By Heather Lee Whitley
Hollywood typically portrays personal assistants as eager 20-somethings who field ridiculous demands barked in their direction by egotistical celebrities or executives. But this stereotype is becoming out of date, helped along by entrepreneur Valerie Riley.
“Frankly, I thought it was below me,” said Riley, recalling the time in 2001 when she became a personal assistant after moving to Dallas. “But I ended up really falling in love with the work. I’m a natural caregiver, a natural problem solver. That work just really aligned with my authentic self.”
She loved the work so much that in 2010, she founded a company in Oklahoma City to provide personal assistant services to busy professionals, working parents or anyone else who couldn’t find enough hours in the day to get it all done.
“You don’t have to be a big celebrity with homes across the country to have help five hours a week,” explained Riley. “It just kind of opens up a group of people that are like, ‘Hey, I’m a hard-working, two-income family; I’ve got some kids at home; and I don’t have time to do laundry or run to the grocery store.’”
Riley’s clients purchase monthly packages that let them choose when they need help. Most hire personal assistants to work 10 to 15 hours a week for about $35 an hour.
At Your Service
In 2014, Riley rebranded the company as LifeSquire and set her sights on franchising.
“My original plan was always to be the first to franchise a personal assistant service,” said Riley. “I could just see that at some point down the line, that was going to be the next wave of service-based franchises.”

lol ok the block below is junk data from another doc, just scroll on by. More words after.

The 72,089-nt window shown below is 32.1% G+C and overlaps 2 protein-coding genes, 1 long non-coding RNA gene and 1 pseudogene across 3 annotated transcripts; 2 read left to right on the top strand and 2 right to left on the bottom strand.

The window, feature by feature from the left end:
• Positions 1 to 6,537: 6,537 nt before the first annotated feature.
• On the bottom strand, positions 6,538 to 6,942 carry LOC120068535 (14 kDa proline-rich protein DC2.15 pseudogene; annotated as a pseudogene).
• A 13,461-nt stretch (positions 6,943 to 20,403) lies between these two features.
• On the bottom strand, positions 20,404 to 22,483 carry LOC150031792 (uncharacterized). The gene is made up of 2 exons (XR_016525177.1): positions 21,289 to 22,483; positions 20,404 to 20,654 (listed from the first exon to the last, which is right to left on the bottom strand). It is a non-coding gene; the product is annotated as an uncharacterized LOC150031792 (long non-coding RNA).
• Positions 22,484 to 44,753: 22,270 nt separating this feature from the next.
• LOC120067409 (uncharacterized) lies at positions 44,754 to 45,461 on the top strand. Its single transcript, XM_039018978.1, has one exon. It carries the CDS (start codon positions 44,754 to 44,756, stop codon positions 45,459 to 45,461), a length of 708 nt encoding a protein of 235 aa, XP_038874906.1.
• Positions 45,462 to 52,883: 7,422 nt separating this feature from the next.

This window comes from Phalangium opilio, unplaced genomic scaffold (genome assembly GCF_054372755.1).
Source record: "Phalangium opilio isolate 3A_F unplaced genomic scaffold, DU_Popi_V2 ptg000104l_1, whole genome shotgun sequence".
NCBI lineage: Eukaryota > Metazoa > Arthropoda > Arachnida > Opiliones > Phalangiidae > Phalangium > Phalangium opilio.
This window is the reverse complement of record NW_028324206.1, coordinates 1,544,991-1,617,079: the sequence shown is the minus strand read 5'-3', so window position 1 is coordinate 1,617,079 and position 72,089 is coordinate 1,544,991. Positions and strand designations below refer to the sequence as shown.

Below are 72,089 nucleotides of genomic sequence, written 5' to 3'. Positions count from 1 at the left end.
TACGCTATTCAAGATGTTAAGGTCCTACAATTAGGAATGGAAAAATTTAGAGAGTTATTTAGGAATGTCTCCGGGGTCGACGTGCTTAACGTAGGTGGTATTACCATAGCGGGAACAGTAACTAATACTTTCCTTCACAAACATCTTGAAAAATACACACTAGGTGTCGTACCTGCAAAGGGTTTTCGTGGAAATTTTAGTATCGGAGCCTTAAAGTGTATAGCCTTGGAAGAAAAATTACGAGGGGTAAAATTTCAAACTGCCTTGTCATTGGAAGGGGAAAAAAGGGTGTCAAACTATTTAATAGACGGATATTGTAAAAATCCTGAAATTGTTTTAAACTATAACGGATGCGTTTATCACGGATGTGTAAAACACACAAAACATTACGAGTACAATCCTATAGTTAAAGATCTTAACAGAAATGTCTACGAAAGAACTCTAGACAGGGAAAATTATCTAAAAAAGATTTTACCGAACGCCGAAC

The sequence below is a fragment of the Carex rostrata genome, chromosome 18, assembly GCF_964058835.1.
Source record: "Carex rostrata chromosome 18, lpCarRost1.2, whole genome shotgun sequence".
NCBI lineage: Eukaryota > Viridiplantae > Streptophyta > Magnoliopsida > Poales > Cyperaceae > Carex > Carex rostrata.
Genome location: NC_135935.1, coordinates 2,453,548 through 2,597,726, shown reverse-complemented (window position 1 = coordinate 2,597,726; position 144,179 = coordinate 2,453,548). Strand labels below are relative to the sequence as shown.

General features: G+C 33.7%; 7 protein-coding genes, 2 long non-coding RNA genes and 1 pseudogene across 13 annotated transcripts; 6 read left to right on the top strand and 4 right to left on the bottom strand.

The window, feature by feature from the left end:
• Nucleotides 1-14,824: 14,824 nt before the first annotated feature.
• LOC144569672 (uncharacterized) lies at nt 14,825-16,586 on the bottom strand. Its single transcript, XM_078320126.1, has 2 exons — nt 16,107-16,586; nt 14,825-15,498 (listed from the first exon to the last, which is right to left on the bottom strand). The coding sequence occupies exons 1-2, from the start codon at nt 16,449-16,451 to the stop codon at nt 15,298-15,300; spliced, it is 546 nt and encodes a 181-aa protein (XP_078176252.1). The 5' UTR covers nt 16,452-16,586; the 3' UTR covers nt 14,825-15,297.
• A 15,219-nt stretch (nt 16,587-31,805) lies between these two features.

In addition to the 20 employees working in the Oklahoma City office, LifeSquire now has franchises in two other Oklahoma cites — Edmond and Tulsa — as well as in Sarasota, Florida. An additional franchise opened in Key West, Florida, in August.
Part of LifeSquire’s rebranding included redefining the company’s culture by making employees and staff top priority. In cases when clients have treated staff improperly, LifeSquire has sided with staff, she said.
Staying On Task
As her company grew, Riley incorporated technologies to keep her team organized and connected. She turned to TSheets for tracking employees’ hours; Trello to help manage company and client projects; and GroupMe to set up chat rooms for instant communication among employees in the field.
Riley in July launched the LifeSquire mobile app, which bundles some of these internal functions and introduced customer-facing features, such as prompts to remind clients of errands or tasks that they may want to delegate to an assistant.
“All they have to do is swipe left and say, ‘Yes, I want that done.’”
The LifeSquire app will also have an SOS function that gives clients instant access to a personal assistant when urgent situations arise.
“Say you have us scheduled Tuesdays and Thursdays, but it’s Wednesday and your dog ate something it should not have, and it needs to go to the vet,” Riley said.
The client will simply hit a button on the app that pings LifeSquire. An assistant who is close — and available — can swipe left to accept the task.
Riley believes technology is important. But when trying to expand and scale a business, she warned other entrepreneurs against adopting too much too soon.
“Get to know your business; get to know your customers; get to know what they need; get to know what your staff needs,” she said. “Then build in technology behind that.”
Heather Lee Whitley is a writer and producer. Her work has been featured on CNN, ABC’s “20/20” and Gannett websites.